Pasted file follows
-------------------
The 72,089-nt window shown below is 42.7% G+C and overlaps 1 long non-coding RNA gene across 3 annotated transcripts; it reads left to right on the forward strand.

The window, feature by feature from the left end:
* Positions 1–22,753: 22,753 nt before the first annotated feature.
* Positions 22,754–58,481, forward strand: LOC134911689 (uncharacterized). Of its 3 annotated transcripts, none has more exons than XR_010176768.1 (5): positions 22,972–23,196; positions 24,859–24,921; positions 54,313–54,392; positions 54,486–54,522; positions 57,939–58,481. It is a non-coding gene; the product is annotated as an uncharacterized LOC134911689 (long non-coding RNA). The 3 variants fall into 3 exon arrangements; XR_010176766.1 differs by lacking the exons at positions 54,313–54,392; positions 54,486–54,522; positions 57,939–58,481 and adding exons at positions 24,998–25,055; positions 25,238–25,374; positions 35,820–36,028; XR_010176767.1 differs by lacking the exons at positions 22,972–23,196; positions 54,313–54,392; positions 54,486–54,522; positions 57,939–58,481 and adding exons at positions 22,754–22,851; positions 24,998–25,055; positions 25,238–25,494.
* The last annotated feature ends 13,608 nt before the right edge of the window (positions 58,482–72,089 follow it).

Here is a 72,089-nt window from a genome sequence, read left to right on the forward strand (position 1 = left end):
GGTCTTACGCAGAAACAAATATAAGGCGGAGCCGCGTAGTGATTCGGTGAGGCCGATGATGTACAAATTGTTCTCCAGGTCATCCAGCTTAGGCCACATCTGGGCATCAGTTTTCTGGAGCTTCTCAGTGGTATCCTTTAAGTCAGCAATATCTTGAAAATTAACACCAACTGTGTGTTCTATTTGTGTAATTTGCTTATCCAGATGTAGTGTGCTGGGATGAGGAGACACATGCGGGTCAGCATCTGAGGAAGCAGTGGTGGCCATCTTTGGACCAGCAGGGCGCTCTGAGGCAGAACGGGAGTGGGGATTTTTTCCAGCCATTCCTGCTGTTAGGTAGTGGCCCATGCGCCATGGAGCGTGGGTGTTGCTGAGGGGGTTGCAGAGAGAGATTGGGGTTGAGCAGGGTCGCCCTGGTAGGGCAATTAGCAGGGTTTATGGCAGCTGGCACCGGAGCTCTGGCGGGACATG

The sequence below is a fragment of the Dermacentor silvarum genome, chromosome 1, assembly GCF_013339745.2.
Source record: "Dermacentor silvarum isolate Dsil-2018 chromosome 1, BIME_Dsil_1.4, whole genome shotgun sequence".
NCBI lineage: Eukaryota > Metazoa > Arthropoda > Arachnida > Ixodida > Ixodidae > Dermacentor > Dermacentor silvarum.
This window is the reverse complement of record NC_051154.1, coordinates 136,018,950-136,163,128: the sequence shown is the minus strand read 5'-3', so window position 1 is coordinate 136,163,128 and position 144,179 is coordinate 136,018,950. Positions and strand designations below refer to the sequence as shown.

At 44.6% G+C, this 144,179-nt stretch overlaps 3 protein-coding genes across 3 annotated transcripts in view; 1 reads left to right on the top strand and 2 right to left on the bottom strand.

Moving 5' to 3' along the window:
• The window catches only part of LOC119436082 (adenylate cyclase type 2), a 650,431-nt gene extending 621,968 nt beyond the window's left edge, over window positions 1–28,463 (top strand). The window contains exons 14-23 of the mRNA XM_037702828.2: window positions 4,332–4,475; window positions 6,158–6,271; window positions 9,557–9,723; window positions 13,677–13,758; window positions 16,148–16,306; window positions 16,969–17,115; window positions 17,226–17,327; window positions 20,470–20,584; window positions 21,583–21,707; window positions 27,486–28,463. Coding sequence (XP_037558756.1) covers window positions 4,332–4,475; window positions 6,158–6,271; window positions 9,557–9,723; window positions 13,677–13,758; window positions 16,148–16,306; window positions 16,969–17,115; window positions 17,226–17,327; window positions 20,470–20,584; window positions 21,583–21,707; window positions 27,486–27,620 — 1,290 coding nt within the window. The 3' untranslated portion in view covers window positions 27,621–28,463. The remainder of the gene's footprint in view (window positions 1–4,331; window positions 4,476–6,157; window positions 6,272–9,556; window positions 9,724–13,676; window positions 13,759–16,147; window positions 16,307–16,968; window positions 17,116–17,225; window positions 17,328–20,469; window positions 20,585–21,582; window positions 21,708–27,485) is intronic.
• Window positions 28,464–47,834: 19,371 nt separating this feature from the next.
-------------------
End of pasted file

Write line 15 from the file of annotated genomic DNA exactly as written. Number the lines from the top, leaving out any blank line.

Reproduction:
• Window positions 28,464–47,834: 19,371 nt separating this feature from the next.